We need to fight for a General Strike

The decision of the Labour Party to vote for the Social Welfare Bill today and on the property tax next week is a turning point.

The Social Welfare Bill will cut child benefit; raise an extra €264 a year on all PAYE workers by abolishing the PRSI allowance; slash the respite care allowance by €325; and reduce the Back to School Clothing and Footwear allowance.

The property tax will charge the average person between €300 and €400 just to live in their own home.

Labour was elected on a promise to soften the rough edges of Fine Gael. But they have joined them in robbing the majority of people to protect the interests of the privileged. When it was pointed out to Pat Rabbitte during the recent Politics programme that Labour had promised to protect child benefit during the last election, he simply replied ‘But isn’t that what you tend to do before elections?’

In other words, it’s fine to lie your way to a Dail seat – because that is the ‘game’ called official politics. We do not have a real democracy and so we need to go beyond parliamentary battles to reflect the aspirations of people.

When the government cynically ignores the democratic will as reflected in Rabbitte’s response, the only option is a national strike and peaceful mass civil disobedience. The question is how to organise this.


We build up a momentum in the unions to force the union leaders to act. We can do that in a number of ways:

1. Put down a resolution similar to the following:

‘We propose that the Irish Congress of Trade Unions organises for a single day of action during weekday working hours whereby members of the trade union movement engage in a day of civil disobedience.

Such a day should demand:

a. An end to the attacks on our income and living standards.
b. Cancellation of debt re-payments arising out of private bank debt.

If your workplace passes such a resolution, publicise it and encourage other workplaces to follow. Socialist Worker will highlight your story if you send us the details to info@swp.ie

2. Take up a petition among your workmates

Use the resolution above and put it on a few sheets of paper to circulate around your workmates as a petition. Encourage others to take it around and send it on to your union head office. Demand a response from your union to your request for action. Again please pass on the results to info@swp.ie and we will publicise.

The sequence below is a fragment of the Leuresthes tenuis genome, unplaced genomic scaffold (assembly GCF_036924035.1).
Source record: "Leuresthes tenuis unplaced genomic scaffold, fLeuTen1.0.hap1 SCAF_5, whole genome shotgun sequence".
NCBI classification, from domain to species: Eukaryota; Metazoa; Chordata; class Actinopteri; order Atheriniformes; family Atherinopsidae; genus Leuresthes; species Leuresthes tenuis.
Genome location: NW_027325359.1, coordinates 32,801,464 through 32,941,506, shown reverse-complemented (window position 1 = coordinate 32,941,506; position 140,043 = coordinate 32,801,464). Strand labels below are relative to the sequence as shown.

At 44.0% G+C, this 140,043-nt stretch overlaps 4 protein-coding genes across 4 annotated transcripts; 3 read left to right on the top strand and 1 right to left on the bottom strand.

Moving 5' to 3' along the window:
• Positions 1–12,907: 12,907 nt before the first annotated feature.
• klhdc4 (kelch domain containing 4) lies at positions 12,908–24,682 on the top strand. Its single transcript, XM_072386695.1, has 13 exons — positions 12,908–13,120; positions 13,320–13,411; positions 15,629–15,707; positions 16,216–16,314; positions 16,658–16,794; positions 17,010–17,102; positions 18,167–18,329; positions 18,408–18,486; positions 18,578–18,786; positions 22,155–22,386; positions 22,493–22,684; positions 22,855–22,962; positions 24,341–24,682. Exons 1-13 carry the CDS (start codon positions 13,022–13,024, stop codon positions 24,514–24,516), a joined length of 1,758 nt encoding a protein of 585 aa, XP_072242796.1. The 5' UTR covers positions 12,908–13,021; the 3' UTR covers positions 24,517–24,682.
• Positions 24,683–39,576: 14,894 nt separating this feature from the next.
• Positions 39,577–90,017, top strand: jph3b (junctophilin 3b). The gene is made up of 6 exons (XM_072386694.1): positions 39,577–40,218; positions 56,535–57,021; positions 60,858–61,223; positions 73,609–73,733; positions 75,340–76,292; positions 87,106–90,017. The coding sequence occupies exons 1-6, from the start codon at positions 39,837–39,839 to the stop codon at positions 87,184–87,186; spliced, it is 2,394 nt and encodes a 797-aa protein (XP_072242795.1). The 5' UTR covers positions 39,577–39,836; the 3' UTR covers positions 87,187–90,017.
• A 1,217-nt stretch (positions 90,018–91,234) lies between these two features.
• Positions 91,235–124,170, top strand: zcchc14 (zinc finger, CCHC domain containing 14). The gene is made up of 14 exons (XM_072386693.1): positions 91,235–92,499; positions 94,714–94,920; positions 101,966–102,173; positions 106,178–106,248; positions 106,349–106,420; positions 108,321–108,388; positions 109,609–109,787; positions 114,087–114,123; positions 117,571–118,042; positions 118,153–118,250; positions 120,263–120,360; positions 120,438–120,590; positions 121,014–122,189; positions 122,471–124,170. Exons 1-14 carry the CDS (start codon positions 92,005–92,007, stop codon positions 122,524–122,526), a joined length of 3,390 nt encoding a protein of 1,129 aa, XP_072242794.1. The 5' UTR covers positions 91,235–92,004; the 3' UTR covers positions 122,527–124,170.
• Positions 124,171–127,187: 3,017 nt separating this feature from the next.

3. Encourage union members to break connections to the Labour Party.

If you are a member of SIPTU or UNITE, money from your union contribution is automatically sent to the Labour Party – unless you state otherwise.

This party is now revealed as an enemy of workers and sits in government only to carry out orders from the IMF and the Troika. Yet the three main union leaders in SIPTU – Jack O Connor, Joe Flynn and Patricia King - are members of this party and actively promote its interests within the unions.

The only way you can sever the connection with the Labour Party is to fill out a form to withdraw from the political fund.

Ring up your union office and demand that they provide you with this form. Tell them you are withdrawing from the political fund until such time that a commitment is given that no money goes to the Labour Party and all connections with this party are broken.


Through these methods, union members can lobby hard for a one day general stoppage. But even if this is resisted by the union hierarchy, we will still work towards a day of national civil disobedience.

Over the past two years, a number of campaigning organisations have emerged to resist austerity. They include the Campaign against Household and Water Charges; the Home Help Action Group; The Carers’ Association; active retirement groups; disability organisations.

Between them, these organisations have mobilised tens of thousands of people to march on the streets – but they have done so separately.

There should be a concerted push to bring as many as possible together to discuss co-ordinated action to resist austerity. Up to now the government has mainly gotten away with picking one group off and then another.

Some campaigners argue that ‘we should be non-political’ and just lobby on specific causes. If they mean that a campaign should not be party political – i.e. dominated or linked to one political party – then this is clearly correct. But if they are suggesting that they avoid a broad, general stance against austerity, this is wrong. As long as the government determines that the interest of bankers and bondholders come before everyone else, then all campaigning groups will be affected.

We, therefore, need to promote the idea of a People’s Assembly or Anti-Austerity Convention to bring all anti-austerity groups together to name a date for a day of civil disobedience against austerity and continued payments to bondholders. This can happen at both a national and a local level.

There is plenty of anger now against this government. With careful organisation, that anger can be channelled to free us from these treacherous politicians and their austerity programmes in 2013.

If you want to help organise join us. text JOIN to 0863074060.

December 13, 2012 - 14:19